The check engine light may be on for a piece of legislation that seemed simple enough not too long ago.
State Representative Derek Merrin (Moncolva Township-R) wants to give Ohioans the option of renewing their driver’s license every eight years.
Ohio would not be the first state to do this, 19 others already allow for this length of time between renewals.
As it was introduced, Merrin’s bill opens this option up for motor vehicle, motorcycle, and commercial licenses as well as motorcycle operators endorsements, and motorized bicycle licenses, as long as the person is under the age of 65.
People would still have the option for maintaining their license every 4-years instead.
The bill was scheduled for a vote in the House Transportation and Public Safety Committee Tuesday, but that vote was put on hold.
“There were questions expressed that were concerns and for that simple reason we decided to hold off on the vote,” said Chairman of the committee State Representative Doug Green (Mt. Orab-R).
The concerns were regarding how the bill interacts with a number of things, one of which is CDL requirements. Clarification was needed on this issues, and the solutions to any lingering problems appear to be easily applied according to Green.
Another concern that was expressed, and may not be as easily resolved, deals with how the bill interacts with another piece of legislation being strongly supported by the Ohio Secretary of State; that bill uses the 4-year driver’s license renewal cycle as a lynchpin to keeping voters registrations up to date.
Because of the way Ohio maintains its voter rolls, if a person does not update their registration or vote at least once in 4 years, they are in jeopardy of being added to the voter purge list. The state assumes they have died or moved out of state.
A two-year process follows where the state tries to reach that voter by mail to get them to update their registration or vote, or risk being removed from the rolls.
The automatic registration would catch people that may have moved but not changed their address on their voter registration.
Here’s an example:
Jim turns 20 in October and renews his 4-year driver’s license; and he decides to vote in his first Presidential General Election the next month.
He then moves from his registered voting address the following January to a different part of Columbus. He doesn’t update his license right away because he thinks that’s a hassle and doesn’t want to waste hours at the BMV.
Nobody said Jim was a bright guy.
Jim then doesn’t get around to exercising his right to vote for several years; he tells people he’s “too busy.” Four years go by and he skips the next Presidential General Election, his lack of activity triggers him as a potential purge candidate.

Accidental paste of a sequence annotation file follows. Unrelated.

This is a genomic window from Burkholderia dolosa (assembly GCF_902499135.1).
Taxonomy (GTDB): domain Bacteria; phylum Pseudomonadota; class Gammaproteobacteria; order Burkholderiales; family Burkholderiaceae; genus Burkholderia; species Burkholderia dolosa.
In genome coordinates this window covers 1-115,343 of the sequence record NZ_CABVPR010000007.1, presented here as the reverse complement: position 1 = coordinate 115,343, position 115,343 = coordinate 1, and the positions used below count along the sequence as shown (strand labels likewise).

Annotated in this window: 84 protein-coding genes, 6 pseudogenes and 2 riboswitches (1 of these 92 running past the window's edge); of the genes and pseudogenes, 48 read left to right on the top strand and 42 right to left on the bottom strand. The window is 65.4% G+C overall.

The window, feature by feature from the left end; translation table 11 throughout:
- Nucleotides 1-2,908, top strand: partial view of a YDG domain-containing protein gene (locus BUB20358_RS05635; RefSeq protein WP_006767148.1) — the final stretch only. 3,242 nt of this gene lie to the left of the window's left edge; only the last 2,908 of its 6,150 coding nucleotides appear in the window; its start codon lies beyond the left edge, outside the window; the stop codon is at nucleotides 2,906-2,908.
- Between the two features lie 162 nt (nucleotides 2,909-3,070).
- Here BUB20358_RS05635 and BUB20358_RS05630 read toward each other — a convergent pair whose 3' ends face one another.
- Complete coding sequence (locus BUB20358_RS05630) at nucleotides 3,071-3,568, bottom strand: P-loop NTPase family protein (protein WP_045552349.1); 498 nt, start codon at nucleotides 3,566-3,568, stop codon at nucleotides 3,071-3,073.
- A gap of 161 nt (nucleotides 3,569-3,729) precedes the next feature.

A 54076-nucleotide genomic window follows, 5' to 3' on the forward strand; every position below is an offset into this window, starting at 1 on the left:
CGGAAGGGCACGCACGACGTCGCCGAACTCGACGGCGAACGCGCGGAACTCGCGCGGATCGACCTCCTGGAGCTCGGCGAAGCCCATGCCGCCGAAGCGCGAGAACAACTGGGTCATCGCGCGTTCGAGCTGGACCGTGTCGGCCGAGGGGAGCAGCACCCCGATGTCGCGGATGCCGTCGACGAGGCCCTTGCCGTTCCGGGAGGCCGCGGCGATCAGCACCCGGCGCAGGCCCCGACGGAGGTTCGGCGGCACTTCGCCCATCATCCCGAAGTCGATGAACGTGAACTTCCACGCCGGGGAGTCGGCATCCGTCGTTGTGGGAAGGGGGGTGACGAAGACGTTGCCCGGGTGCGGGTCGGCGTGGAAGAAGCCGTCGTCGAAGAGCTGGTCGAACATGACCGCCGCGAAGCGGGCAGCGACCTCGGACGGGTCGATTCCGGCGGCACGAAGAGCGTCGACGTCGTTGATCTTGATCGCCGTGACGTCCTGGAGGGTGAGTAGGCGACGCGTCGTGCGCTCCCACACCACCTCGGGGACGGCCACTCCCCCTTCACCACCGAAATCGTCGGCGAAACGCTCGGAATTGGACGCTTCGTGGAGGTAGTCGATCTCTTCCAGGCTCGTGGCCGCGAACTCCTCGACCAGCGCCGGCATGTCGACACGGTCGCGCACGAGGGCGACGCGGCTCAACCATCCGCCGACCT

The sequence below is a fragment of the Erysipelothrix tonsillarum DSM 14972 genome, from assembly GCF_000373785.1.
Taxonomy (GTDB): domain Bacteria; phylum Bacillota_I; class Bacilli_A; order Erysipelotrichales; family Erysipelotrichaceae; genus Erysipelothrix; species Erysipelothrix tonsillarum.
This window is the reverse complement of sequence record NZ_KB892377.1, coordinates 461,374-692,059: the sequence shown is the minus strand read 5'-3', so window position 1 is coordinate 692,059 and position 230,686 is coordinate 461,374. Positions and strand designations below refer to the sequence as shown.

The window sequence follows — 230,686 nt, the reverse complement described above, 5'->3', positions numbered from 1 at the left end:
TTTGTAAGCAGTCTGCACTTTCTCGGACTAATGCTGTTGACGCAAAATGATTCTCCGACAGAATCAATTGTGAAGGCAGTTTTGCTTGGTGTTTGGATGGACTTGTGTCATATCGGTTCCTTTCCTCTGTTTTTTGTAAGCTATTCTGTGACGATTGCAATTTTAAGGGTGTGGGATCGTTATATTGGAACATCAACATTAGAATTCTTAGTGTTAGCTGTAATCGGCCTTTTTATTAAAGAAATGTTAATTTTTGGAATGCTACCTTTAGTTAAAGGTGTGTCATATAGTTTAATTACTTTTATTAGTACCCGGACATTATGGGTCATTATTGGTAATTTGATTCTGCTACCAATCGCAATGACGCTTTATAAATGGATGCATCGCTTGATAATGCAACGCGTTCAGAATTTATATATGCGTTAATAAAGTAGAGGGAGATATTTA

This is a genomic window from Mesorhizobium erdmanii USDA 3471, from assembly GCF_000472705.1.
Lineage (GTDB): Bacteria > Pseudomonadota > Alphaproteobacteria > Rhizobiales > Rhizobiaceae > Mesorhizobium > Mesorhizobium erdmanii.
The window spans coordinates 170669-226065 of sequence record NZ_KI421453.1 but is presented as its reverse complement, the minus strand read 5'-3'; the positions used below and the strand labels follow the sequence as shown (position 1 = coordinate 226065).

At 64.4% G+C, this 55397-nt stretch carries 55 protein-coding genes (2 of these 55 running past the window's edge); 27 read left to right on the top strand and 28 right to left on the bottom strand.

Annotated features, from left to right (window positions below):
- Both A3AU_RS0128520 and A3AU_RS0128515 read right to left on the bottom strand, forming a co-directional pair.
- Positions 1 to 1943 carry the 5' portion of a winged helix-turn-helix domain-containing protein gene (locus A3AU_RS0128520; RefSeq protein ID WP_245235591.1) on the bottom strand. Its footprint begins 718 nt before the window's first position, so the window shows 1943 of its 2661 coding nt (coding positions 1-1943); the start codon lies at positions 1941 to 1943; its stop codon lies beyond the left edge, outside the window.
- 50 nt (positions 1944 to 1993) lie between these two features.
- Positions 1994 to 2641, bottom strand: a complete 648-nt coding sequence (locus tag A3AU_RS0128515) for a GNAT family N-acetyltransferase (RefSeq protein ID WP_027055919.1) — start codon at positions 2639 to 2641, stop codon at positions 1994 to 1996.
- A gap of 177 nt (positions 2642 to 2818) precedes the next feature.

Jim does bite the bullet and suffers though a trip to the BMV to renew his 4-year driver’s license though, and updates his address with the BMV. But the Post Office stops forwarding mail after a certain point and the notifications sent to him based on an old address in the voter registration system don’t make it to him, or if they do he doesn’t follow up.
Two years later Jim is purged from the voter roles, he is obviously dead or not in Ohio anymore in the State’s eyes.
Then, two years later, when he is actually convinced to use his right to vote in the Presidential General Election he finds out he’s been purged.
Do not fret, there are remedies for Jim; and depending on when he figures this out they vary from good to alright.
All of this would have been avoided however if the automatic registration is triggered when he renewed his 4-year license.
But if Jim got an 8-year license at the age of 20, and nothing else changed with his story, he would have been purged.
Some are concerned that the 8-year option defeats the purpose of an automatic registration based on the 4-year renewal model.
Others say, the solution is relatively simple; go vote.
“People need to vote,” said Green. “But I do get the concern, I don’t want to imply that I don’t. Obviously voter registration is very important to the citizens of Ohio, we want everybody who is eligible to vote to vote, we don’t want to create an opportunity for people unknowingly to become ineligible.”
Green and Sheehy expect discussions about the bill to be held and it could be back on the road to a vote as early as next week if concerns can be assuaged.